AntiHIV Drugs Need to Be Made Affordable in Africa, Newsday Editorial Says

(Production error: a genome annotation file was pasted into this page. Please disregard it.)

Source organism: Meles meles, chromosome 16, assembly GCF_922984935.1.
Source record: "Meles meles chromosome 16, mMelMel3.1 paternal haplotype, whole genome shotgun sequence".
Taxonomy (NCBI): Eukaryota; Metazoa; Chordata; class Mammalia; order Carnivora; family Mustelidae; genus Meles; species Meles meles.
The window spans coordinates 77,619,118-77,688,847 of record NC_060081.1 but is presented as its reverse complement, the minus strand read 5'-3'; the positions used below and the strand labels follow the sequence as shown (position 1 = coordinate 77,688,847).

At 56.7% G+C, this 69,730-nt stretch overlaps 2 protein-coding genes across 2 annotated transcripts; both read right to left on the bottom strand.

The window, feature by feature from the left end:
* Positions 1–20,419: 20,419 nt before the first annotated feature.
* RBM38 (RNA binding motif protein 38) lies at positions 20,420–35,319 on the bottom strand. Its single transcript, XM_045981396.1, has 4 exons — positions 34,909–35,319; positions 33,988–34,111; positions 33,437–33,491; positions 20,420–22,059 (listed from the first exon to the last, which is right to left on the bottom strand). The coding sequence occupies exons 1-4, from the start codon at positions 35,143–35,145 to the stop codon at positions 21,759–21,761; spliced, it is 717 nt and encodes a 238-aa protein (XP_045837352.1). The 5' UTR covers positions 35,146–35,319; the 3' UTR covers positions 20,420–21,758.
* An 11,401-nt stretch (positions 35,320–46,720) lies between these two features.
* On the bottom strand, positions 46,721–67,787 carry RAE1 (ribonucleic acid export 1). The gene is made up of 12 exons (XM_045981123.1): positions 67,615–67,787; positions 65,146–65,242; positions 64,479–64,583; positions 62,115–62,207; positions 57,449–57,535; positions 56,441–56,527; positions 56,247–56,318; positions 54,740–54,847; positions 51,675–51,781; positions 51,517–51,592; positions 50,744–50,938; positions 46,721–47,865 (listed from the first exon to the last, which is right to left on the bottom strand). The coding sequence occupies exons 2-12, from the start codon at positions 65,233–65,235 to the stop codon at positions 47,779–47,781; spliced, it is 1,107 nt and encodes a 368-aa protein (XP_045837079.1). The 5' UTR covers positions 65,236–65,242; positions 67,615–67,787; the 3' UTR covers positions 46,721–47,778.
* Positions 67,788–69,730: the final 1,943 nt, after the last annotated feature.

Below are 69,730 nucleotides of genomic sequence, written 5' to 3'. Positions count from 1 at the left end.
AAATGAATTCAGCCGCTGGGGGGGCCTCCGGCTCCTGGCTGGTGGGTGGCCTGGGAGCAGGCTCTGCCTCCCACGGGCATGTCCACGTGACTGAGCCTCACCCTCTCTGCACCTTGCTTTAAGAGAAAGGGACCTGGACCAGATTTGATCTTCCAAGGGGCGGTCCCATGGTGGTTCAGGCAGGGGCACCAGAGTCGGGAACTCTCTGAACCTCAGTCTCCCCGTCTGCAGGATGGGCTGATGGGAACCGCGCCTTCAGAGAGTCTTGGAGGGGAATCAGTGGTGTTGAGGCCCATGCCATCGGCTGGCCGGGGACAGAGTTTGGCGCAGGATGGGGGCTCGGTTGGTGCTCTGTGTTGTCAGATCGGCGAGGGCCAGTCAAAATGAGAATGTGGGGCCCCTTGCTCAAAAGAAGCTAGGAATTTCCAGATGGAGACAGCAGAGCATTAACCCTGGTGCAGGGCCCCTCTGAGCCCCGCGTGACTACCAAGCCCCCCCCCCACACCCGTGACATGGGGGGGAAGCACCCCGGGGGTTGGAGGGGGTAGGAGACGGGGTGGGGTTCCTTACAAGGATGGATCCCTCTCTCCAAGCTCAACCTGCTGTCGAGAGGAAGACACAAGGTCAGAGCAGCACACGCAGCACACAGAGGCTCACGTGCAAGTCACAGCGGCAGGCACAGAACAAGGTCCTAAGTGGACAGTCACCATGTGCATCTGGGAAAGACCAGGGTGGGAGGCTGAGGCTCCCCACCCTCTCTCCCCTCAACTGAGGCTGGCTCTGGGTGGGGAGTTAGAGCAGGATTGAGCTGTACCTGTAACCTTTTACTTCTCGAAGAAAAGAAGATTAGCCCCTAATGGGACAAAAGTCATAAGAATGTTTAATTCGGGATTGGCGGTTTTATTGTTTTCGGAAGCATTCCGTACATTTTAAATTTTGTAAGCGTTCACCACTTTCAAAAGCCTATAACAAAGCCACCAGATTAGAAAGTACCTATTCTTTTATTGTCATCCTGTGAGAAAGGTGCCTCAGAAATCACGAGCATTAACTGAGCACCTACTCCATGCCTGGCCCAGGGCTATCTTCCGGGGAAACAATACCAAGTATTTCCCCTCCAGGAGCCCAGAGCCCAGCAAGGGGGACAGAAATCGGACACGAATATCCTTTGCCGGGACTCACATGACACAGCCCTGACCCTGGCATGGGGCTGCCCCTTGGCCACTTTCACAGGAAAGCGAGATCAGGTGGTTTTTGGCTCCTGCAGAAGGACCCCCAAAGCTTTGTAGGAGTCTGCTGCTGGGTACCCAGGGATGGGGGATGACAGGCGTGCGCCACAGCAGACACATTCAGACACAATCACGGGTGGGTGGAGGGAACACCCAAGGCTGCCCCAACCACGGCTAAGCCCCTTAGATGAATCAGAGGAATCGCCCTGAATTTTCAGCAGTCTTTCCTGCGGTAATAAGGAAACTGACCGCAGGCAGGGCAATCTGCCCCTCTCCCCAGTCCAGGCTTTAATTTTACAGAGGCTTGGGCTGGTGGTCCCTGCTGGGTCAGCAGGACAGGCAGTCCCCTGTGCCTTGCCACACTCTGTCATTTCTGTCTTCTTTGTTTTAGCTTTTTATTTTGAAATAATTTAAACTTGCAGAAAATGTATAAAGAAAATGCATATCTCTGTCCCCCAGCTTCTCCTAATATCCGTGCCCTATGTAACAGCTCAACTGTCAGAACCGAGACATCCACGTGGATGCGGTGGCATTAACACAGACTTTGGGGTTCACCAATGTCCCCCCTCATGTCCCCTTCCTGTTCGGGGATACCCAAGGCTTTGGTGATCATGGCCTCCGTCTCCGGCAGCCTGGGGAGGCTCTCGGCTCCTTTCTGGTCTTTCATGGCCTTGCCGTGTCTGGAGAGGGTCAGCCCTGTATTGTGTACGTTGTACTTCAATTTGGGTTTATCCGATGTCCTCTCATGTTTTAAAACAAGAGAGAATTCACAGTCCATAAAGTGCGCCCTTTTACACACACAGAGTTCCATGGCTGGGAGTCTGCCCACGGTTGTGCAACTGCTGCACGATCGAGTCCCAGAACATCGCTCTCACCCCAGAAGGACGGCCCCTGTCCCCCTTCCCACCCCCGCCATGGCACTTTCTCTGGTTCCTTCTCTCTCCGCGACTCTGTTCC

"Someone needs to light a nice big fire under the multinational drug giants," a Newsday editorial says in response to the 25.3 million people in sub-Saharan Africa who will die of untreated AIDS "simply because they can't afford the exorbitant cost of the sophisticated drugs that would extend their lives." Indian generic drug maker Cipla's recent pledge to supply generic antiretroviral drugs for $350 per patient per year is "quite an offer," the editorial notes, considering the average annual retail price for drug combinations in the United States runs from $10,000 to $15,000. However, Cipla's offer "does pose some problems," because Doctors Without Borders, the only group to which Cipla will provide the drugs, "doesn't wish to serve mainly as drug conduit in Africa," and despite the deep discount Cipla is offering, "many nations and private groups in Africa will need financial help." The editorial cites Harvard economist Jeffrey Sachs, who this week proposed that the United States, Europe and Japan construct a $1 billion fund to purchase antiHIV drugs, saying that the pharmaceutical companies may then supply two million Africans with combination therapy at $500 per year per patient because they are "tired of playing the world's villain." If the large drug makers would agree to this, then "Cipla's offer could push them even closer to significant concessions," because there is "nothing like the threat of cheap generic drugs to turn the big guys into real humanitarians." The editorial adds that the Bush administration "now has a chance to do something genuinely compassionate. It should stick with a Clinton administration order that pledges to look the other way as African countries import cheap generic HIV drugs from places like India." The editorial concludes, "This would keep the heat turned up nicely" (Newsday, 2/8).This is part of the KHN Morning Briefing, a summary of health policy coverage from major news organizations. Sign up for an email subscription.